I agree with Howard Nobel’s assessment of the issues with spreading your assets across multiple non-interoperable economically potentially non-viable solutions:
“While I see these applications as being very successful in terms of building communities, well designed interfaces, great features, cost-effective hosting etc I think we are benefiting from being at the start of a growth in this type of system where an ecology of systems is yet to evolve. It strikes me that as more and more of these systems are built then we’ll be struck with the same interoperability problem that we face today within the information environment landscape e.g. not being able to search across repositories/ service providers with sufficient accuracy, needing many different login details, no easy access to full text or full movie, high resolution image etc.”
While I see the login hurdles slowly being brought down with OpenID and other distributed authentication systems, another potential issue is the different semantic frameworks underlying each data storage service, which will affect search and retrieve by the users.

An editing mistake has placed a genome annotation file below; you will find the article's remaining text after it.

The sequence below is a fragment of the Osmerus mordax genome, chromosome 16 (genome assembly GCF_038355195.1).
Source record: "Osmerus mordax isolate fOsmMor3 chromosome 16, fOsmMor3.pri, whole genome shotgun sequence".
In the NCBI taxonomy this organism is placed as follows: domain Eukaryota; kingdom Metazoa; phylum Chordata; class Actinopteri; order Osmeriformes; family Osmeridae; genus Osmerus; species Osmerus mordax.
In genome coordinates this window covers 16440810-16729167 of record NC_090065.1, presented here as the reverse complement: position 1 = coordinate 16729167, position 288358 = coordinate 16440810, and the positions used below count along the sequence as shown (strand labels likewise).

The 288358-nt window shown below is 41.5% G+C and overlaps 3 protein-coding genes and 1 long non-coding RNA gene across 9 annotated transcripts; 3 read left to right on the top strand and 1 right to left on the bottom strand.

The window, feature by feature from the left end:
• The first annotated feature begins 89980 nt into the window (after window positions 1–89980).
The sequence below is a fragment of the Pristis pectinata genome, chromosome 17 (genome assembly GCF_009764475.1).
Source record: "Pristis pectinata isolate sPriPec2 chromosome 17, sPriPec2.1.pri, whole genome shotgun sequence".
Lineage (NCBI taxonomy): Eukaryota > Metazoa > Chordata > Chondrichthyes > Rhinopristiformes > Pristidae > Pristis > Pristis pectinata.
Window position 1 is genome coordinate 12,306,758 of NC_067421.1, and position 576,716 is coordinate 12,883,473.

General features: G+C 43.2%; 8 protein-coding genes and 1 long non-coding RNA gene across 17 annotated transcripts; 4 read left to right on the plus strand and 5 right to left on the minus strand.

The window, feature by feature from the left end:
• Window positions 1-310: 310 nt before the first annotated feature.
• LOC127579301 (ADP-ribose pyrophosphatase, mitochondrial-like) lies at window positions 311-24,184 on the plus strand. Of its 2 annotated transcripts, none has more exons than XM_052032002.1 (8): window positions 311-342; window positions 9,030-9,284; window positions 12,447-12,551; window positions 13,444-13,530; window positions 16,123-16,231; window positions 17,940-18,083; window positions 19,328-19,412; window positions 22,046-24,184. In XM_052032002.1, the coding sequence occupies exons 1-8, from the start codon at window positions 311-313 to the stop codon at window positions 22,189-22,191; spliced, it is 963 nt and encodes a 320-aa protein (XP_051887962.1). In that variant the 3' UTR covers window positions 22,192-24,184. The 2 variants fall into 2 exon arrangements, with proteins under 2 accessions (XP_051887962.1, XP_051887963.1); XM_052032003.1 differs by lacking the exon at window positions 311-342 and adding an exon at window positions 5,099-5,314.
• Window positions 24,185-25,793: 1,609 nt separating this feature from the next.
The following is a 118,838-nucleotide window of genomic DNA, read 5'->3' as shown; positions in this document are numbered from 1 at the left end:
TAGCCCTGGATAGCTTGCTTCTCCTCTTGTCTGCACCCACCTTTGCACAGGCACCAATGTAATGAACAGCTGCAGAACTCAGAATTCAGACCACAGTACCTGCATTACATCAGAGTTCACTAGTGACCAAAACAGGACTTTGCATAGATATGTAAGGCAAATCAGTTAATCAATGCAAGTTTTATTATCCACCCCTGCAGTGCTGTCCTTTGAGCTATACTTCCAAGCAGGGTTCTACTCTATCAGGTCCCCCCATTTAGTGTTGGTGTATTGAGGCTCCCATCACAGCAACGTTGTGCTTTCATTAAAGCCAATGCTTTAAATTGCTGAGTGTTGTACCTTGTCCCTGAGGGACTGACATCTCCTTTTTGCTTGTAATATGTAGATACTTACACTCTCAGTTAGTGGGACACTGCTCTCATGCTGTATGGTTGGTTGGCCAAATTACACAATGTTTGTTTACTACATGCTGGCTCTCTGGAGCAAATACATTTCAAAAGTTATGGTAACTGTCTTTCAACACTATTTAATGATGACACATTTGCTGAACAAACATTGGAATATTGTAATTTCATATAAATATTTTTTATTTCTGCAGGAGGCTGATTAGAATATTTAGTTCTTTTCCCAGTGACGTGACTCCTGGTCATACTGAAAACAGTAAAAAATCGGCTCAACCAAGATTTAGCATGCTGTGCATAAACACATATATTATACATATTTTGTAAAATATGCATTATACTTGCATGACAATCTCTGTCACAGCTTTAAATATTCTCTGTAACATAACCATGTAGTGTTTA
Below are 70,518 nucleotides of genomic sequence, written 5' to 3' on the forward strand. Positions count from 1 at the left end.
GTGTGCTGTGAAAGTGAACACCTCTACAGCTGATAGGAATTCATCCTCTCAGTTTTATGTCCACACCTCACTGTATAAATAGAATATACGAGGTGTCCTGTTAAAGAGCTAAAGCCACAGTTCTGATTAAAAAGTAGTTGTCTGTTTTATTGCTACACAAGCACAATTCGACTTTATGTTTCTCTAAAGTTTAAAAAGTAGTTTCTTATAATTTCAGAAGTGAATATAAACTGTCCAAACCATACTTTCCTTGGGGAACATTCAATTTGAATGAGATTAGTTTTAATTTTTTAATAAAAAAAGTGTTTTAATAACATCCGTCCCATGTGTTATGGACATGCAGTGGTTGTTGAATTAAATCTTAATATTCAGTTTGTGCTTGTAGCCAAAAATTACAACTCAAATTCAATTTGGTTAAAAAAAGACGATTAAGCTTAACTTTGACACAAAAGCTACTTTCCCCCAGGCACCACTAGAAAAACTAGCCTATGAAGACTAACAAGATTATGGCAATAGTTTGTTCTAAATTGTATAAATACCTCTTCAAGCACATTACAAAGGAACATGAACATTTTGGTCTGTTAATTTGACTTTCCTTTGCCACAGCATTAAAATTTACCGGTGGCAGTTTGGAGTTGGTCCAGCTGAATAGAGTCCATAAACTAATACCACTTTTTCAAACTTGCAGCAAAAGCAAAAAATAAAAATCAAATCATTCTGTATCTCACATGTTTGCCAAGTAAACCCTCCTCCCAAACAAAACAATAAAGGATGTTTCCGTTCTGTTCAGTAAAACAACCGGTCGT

One big limitation of common commercial and open source VLEs is their object oriented approach for peer assessment and more generally for peer activities.
VLEs typically allow interaction between students only when designed in by the course owner. It encompasses usually text-based communication and some form of sharing: students can discuss or answer polls, they can look at shared objects (such as uploaded assignments). This is fine for many common teaching and learning tasks. However, peer assessment and peer learning need to include learning process observation, which is one of the most common teaching strategies for competence development.
Here’s an example: A group of young doctors walk through the ward and in turn look at patient records and talk to patients while the others observe. This allows them to instantly give feedback to the actor and also instantly apply it in their own behaviour. Support questions can be: what did s/he do well? where could s/he have done better? what went wrong?
Although such peer assessment strategies can be captured in formal IMS LD and QTI (Miao & Koper), learning by observing the behaviour and actions of others is not easily accommodated in an online environment and poses serious challenges even to expert learning designers and technology developers. Maybe 3D worlds and VR are more suitable for this type of peer interaction, but one still needs a descriptive design of the pedagogic scenario, a practitioner-friendly authoring environment and a player environment to run it in.
*Miao, Y. and Koper, R. (forthcoming): A Domain-Specific Modelling Approach to the Development of Online Peer Assessment